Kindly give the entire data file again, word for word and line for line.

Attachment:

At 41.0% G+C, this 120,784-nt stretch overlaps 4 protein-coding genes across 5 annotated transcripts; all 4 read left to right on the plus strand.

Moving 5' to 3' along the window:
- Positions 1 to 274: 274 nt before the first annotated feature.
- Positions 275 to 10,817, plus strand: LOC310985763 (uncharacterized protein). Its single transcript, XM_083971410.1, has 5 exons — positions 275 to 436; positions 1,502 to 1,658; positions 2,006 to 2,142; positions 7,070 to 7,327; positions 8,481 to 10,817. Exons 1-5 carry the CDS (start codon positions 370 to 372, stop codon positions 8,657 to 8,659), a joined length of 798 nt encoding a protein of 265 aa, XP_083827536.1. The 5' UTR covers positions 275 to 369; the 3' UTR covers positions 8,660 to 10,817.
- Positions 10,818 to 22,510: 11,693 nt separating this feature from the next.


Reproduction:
At 41.0% G+C, this 120,784-nt stretch overlaps 4 protein-coding genes across 5 annotated transcripts; all 4 read left to right on the plus strand.

Moving 5' to 3' along the window:
- Positions 1 to 274: 274 nt before the first annotated feature.
- Positions 275 to 10,817, plus strand: LOC310985763 (uncharacterized protein). Its single transcript, XM_083971410.1, has 5 exons — positions 275 to 436; positions 1,502 to 1,658; positions 2,006 to 2,142; positions 7,070 to 7,327; positions 8,481 to 10,817. Exons 1-5 carry the CDS (start codon positions 370 to 372, stop codon positions 8,657 to 8,659), a joined length of 798 nt encoding a protein of 265 aa, XP_083827536.1. The 5' UTR covers positions 275 to 369; the 3' UTR covers positions 8,660 to 10,817.
- Positions 10,818 to 22,510: 11,693 nt separating this feature from the next.